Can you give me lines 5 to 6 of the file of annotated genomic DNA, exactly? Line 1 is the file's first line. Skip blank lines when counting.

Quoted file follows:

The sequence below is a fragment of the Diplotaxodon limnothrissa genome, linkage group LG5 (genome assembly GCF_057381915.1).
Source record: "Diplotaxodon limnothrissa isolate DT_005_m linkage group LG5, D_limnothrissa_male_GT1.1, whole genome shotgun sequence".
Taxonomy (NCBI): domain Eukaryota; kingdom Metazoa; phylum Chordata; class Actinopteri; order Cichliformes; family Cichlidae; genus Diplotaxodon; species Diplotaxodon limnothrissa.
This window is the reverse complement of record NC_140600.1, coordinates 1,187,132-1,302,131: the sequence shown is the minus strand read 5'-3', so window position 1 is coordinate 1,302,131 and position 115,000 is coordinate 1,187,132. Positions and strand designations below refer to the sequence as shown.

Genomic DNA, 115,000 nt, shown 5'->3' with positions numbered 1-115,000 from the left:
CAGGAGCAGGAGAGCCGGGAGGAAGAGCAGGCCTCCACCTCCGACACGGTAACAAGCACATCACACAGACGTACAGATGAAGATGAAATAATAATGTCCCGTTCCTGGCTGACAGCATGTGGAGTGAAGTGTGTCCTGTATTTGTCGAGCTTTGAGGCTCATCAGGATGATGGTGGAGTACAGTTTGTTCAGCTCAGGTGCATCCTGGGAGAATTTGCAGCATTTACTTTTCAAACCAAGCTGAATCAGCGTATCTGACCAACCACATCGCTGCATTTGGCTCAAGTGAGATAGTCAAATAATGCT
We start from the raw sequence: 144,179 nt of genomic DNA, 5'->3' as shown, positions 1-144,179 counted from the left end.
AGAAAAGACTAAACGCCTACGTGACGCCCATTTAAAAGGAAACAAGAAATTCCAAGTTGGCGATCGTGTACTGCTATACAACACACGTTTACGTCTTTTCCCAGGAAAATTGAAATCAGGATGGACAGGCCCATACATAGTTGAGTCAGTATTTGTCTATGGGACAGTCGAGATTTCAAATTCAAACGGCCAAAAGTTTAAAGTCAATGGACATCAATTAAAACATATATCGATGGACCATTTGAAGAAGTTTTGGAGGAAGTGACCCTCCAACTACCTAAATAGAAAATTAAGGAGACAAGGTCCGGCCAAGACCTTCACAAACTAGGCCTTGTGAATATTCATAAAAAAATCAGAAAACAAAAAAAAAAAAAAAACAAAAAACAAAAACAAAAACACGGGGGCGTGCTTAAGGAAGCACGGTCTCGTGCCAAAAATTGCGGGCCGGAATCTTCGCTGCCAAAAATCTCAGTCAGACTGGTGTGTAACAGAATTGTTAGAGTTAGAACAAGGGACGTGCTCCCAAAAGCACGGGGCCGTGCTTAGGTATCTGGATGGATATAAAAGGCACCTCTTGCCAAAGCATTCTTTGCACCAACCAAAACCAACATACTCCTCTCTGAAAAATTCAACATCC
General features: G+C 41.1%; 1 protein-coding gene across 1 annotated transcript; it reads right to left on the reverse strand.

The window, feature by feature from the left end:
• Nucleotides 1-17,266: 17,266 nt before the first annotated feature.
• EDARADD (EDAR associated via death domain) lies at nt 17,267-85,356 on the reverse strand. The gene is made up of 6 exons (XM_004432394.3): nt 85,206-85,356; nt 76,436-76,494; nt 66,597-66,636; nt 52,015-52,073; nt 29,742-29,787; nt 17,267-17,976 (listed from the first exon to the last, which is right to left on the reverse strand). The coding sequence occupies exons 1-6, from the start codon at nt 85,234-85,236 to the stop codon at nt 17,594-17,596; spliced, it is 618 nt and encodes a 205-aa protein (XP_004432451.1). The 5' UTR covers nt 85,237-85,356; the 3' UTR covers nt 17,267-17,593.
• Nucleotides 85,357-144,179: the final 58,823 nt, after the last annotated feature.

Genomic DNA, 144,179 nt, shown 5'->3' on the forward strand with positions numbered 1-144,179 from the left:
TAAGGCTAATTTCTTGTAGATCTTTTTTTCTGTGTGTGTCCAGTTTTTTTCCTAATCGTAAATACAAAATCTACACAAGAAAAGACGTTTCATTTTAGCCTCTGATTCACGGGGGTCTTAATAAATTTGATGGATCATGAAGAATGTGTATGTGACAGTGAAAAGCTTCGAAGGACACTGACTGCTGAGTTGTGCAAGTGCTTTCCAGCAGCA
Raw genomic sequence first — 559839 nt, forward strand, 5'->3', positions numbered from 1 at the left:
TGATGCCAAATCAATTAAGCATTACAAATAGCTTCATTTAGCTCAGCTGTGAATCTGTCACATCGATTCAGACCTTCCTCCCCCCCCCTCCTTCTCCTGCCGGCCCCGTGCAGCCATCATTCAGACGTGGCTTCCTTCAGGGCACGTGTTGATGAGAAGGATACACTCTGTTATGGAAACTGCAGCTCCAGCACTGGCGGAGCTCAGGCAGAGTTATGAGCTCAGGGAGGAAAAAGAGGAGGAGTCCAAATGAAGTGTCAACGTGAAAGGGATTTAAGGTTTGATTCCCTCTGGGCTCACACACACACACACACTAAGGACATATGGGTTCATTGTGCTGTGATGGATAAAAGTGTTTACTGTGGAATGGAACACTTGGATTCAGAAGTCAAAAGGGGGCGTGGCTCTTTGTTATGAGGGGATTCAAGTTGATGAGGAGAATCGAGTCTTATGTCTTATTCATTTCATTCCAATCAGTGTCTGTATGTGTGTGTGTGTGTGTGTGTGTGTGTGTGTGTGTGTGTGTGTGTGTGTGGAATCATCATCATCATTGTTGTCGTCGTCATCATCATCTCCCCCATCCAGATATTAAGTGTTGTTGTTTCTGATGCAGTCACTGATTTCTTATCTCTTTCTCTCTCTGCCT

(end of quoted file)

Genomic DNA, 115,000 nt, shown 5'->3' with positions numbered 1-115,000 from the left:
CAGGAGCAGGAGAGCCGGGAGGAAGAGCAGGCCTCCACCTCCGACACGGTAACAAGCACATCACACAGACGTACAGATGAAGATGAAATAATAATGTCCCGTTCCTGGCTGACAGCATGTGGAGTGAAGTGTGTCCTGTATTTGTCGAGCTTTGAGGCTCATCAGGATGATGGTGGAGTACAGTTTGTTCAGCTCAGGTGCATCCTGGGAGAATTTGCAGCATTTACTTTTCAAACCAAGCTGAATCAGCGTATCTGACCAACCACATCGCTGCATTTGGCTCAAGTGAGATAGTCAAATAATGCT